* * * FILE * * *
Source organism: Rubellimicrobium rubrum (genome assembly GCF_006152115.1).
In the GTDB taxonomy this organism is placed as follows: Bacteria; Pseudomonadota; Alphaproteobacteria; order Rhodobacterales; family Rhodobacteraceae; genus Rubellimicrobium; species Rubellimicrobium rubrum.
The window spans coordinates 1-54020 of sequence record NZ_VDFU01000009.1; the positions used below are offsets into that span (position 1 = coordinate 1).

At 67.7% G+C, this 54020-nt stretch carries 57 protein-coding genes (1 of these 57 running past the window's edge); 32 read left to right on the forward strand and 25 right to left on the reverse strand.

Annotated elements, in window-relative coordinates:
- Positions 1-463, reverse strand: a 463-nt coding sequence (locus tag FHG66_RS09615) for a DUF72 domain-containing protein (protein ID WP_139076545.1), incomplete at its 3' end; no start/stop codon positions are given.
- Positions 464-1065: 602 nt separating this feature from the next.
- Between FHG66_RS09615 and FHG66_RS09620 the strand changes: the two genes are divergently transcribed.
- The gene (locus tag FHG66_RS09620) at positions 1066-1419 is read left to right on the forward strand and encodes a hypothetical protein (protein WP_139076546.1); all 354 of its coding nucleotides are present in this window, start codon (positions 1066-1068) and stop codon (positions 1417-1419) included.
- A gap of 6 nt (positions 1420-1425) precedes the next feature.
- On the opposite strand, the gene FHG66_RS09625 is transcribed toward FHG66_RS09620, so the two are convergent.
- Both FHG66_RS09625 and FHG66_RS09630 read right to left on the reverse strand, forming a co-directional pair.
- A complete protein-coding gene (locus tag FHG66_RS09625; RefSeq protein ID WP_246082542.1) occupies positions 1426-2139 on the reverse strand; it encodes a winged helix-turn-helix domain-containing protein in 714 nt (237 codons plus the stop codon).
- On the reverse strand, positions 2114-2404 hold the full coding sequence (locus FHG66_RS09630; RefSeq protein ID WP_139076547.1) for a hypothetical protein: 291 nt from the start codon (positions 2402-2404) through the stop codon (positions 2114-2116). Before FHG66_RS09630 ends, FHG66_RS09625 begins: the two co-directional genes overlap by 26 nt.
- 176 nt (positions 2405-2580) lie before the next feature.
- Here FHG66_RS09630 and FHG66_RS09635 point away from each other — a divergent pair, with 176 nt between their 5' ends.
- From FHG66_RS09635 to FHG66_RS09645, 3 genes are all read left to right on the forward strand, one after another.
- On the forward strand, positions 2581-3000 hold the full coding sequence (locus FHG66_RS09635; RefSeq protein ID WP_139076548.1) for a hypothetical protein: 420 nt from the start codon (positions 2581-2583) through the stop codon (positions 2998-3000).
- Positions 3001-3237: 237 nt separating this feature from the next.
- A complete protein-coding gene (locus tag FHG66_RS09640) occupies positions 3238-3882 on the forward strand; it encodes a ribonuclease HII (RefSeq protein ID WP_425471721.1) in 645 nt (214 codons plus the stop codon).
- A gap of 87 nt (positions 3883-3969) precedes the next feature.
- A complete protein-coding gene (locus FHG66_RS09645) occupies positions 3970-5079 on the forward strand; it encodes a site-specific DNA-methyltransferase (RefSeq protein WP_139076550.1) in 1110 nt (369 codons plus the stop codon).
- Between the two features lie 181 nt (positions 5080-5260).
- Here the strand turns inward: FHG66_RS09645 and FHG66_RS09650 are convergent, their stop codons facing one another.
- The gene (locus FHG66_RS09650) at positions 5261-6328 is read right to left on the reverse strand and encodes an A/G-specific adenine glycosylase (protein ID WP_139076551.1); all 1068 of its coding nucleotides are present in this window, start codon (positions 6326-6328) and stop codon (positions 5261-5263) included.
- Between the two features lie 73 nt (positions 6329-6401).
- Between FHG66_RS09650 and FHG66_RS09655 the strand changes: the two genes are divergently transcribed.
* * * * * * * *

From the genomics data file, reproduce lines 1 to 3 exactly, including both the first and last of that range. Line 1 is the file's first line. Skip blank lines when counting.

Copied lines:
Source organism: Rubellimicrobium rubrum (genome assembly GCF_006152115.1).
In the GTDB taxonomy this organism is placed as follows: Bacteria; Pseudomonadota; Alphaproteobacteria; order Rhodobacterales; family Rhodobacteraceae; genus Rubellimicrobium; species Rubellimicrobium rubrum.
The window spans coordinates 1-54020 of sequence record NZ_VDFU01000009.1; the positions used below are offsets into that span (position 1 = coordinate 1).